• April 17, 2008

    Mass. Gov. Allows Triple Damages Bill To Become Law

    A Massachusetts bill that mandates triple damages for employees who prevail in wage-and-hour suits became law Monday after the governor refused to either sign it or veto it.

  • April 7, 2008

    BD Wins Ruling Over Two Abbott Glucose Strip Patents

    A federal judge has ruled that Becton Dickinson and Co. did not infringe two Abbott Laboratories patents for blood-glucose test strips, but infringement claims regarding two other patents can move forward.

  • April 3, 2008

    Lawmakers Prod EPA To Act On Greenhouse Gases

    Two U.S. senators have introduced a bill that would force the U.S. Environmental Protection Agency to complete an assessment of the impact of greenhouse gas emissions on public health and to reconsider its decision blocking California from tightening pollution standards for cars and trucks.

  • March 27, 2008

    Starbucks Hit With Another Tip-Sharing Suit

    Starbucks Corp. has been hit with yet another proposed class action, this time in Minnesota state court, alleging that it wrongly shared tips between baristas and managers.

  • March 26, 2008

    Starbucks Slammed Again For Shaving Tips

    Starbucks Corp. has been hit with a class action alleging that it wrongly shared tips between baristas and managers, just days after the coffee chain was ordered to pay $105 million to California servers who levied similar charges.

  • March 24, 2008

    AWP Case Swells As Judge Certifies Another Class

    A federal judge has certified another class in a suit that accuses pharmaceutical distributor McKesson Corp. of conspiring to raise the average wholesale price for hundreds of prescription drugs.

  • March 24, 2008

    Kansas Governor Vetoes Plan For New Coal Plants

    Kansas Gov. Kathleen Sebelius vetoed a bill on Friday that would have allowed Sunflower Electric Power Corp. to construct two coal-fired power plants in the southwestern portion of the state.

  • March 20, 2008

    Misclassified Workers Create Quandaries

    Should a worker be classified as an employee or an independent contractor? That's an increasingly important question for business owners, as government agencies ramp up their efforts to uncover companies that get it wrong, and class actions over misclassification pile up in courts around the country.

  • March 6, 2008

    SEC Sends Quest Wells Notice Over Options Practices

    The U.S. Securities and Exchange Commission has sent a Wells Notice to Quest Software Inc., notifying the company that it may file charges over options backdating abuses.

  • February 28, 2008

    $20M Securities Scam Results In 18-Year Jail Term

    A Massachusetts man who defrauded 250 investors of more than $20 million was sentenced Monday to 18 years in prison by a federal judge in Boston.

  • July 28, 2008

    Legal And Regulatory Calendar

    Our daily calendar of events lists conferences and hearings scheduled to take place in the next four weeks.

  • February 25, 2008

    Nigerian State Drops $23B Tobacco Suit

    One of three Nigerian states to challenge the tobacco industry's marketing tactics has reportedly withdrawn its multibillion-dollar lawsuit.

  • February 19, 2008

    Kansas Bill To Build Coal-Fired Plants Advances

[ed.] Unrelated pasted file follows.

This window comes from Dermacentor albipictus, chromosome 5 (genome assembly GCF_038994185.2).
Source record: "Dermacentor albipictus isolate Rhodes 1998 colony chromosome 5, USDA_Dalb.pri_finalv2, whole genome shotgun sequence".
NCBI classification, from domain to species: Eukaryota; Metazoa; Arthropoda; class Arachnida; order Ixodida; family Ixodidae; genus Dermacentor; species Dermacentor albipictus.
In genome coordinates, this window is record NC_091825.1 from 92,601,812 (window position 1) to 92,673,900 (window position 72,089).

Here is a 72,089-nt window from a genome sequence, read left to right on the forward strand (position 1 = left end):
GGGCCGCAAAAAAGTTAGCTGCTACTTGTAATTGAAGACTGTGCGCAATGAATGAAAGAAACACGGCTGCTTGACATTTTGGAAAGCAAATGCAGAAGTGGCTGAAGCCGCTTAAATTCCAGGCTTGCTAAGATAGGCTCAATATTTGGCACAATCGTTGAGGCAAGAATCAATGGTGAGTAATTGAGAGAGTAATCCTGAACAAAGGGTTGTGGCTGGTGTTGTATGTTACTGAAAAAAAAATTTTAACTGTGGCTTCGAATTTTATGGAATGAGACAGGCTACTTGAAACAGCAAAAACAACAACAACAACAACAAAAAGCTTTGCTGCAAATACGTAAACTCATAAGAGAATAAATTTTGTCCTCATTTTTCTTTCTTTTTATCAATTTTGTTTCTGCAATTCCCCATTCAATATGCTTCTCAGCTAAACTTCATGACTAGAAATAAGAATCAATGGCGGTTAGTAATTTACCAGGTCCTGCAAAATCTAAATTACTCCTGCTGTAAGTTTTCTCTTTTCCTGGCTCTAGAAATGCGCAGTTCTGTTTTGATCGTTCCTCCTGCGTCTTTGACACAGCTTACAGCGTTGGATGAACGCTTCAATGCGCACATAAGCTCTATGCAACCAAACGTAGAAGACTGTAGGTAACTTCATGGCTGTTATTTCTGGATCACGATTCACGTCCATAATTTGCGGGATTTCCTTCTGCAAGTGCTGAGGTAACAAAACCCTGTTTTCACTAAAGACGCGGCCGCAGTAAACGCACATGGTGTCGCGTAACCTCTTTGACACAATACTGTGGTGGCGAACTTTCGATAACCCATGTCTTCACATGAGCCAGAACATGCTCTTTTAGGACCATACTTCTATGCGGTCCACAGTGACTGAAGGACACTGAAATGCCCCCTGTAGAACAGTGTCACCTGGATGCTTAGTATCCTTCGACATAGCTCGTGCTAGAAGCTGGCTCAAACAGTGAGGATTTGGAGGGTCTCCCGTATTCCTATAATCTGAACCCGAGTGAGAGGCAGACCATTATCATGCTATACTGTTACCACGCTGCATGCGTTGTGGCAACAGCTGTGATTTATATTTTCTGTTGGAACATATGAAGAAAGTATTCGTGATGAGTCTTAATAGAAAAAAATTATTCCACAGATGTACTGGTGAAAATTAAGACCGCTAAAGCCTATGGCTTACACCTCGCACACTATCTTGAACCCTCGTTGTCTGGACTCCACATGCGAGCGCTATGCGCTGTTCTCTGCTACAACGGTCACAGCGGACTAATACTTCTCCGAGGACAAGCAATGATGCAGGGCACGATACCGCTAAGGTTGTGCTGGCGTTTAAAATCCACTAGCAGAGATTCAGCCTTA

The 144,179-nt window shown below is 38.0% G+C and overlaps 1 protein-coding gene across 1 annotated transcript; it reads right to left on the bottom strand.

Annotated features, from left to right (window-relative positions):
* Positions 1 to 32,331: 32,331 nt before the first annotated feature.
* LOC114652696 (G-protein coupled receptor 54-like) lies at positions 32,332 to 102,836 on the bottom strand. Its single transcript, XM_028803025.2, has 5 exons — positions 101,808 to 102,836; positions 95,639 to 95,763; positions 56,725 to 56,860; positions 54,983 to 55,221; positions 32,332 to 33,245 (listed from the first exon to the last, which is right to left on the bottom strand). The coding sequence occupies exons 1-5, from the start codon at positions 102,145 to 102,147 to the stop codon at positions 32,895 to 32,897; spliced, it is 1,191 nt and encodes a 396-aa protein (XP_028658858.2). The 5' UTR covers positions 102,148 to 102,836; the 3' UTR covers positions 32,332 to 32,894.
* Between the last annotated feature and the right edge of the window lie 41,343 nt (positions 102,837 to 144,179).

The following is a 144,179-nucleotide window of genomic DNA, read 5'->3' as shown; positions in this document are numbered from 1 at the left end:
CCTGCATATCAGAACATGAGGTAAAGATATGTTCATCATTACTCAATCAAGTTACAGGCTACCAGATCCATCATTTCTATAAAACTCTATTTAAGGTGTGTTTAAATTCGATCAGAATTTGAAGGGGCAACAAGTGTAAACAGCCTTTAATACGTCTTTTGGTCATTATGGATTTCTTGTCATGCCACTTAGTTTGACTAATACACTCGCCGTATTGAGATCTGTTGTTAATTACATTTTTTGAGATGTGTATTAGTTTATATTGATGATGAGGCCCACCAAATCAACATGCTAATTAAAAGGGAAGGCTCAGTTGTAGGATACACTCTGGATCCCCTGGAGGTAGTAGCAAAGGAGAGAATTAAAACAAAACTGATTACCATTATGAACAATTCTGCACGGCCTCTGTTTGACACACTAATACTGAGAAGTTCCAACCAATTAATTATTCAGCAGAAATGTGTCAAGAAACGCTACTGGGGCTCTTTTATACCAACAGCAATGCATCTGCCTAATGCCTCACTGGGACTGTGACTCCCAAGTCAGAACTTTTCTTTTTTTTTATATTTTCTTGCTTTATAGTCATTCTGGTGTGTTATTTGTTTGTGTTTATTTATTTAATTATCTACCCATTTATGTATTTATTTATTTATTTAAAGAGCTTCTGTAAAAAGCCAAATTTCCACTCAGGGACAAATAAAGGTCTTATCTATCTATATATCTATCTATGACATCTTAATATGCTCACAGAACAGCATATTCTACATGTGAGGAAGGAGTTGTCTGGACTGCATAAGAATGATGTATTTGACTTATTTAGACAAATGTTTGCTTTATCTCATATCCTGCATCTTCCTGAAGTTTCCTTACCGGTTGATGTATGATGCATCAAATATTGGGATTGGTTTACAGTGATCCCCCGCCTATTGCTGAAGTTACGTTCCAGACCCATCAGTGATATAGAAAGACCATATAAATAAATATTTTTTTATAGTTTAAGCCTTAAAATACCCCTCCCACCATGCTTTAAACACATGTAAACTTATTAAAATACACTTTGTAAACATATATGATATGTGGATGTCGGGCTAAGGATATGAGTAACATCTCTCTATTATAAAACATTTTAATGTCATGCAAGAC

The Kansas House of Representatives passed an energy bill Tuesday that would allow Sunflower Electric Power Corp. to build two coal-fired power plants in the southwestern portion of the state.

  • February 12, 2008

    Lerach Sentence Not Good News For Weiss, Firm

    The sentencing of plaintiffs lawyer William S. Lerach to two years in prison may be a bad sign for Melvyn Weiss and his Milberg Weiss LLP firm, which, unlike Lerach, did not plead guilty in the matter, according to law experts who have been following the case.

  • February 8, 2008

    Lawmakers Subpoena EPA's Documents On Emissions

    Rep. Henry A. Waxman (D.-Calif.) has subpoenaed documents related to the U.S. Environmental Protection Agency's decision in December to reject the state of California's request to adopt strict greenhouse gas emissions standards for automobiles.

  • February 6, 2008

    In Global Warming Cases, Suing Plants May Not Work

    Across the country, dozens of existing or proposed coal plants are being challenged in court in attempts to curb greenhouse gas emissions that contribute to global warming. But some legal experts say attacking the plants directly is not as successful a method of achieving climate change action as pursuing government agencies under the National Environmental Policy Act or the Clean Air Act.

  • January 1, 2008

    Energy Cases To Watch In 2008

    From the district courts all the way to the Supreme Court, 2008 promises trials whose outcomes will affect precedent as well as billions of dollars. Here's a quick look at five of the cases that the energy industry and energy lawyers will be watching over the next year.

  • December 13, 2007

    Software Firm Must Hand Over Info In Facebook Spat

    Social networking site Facebook Inc. has won a bid to compel a software contractor — hired by rival ConnectU LLC to access Facebook contacts — to turn over information about the Internet addresses the company used to obtain the data.

  • December 12, 2007

    Judge Sides With Calif. Over Car Emissions Limits

    A federal court has thrown out a lawsuit brought by the auto industry challenging California's power to curb vehicle emissions, clearing a major obstacle to the state's proposed landmark legislation.

  • December 7, 2007

    San Francisco Jumps Into Fight Over Power Plant

    A federal judge has granted the city of San Francisco's bid to intervene in a lawsuit alleging that a proposed combustion turbine power plant will place an environmental burden on residents of a low-income neighborhood and bump up greenhouse gas emissions responsible for global warming.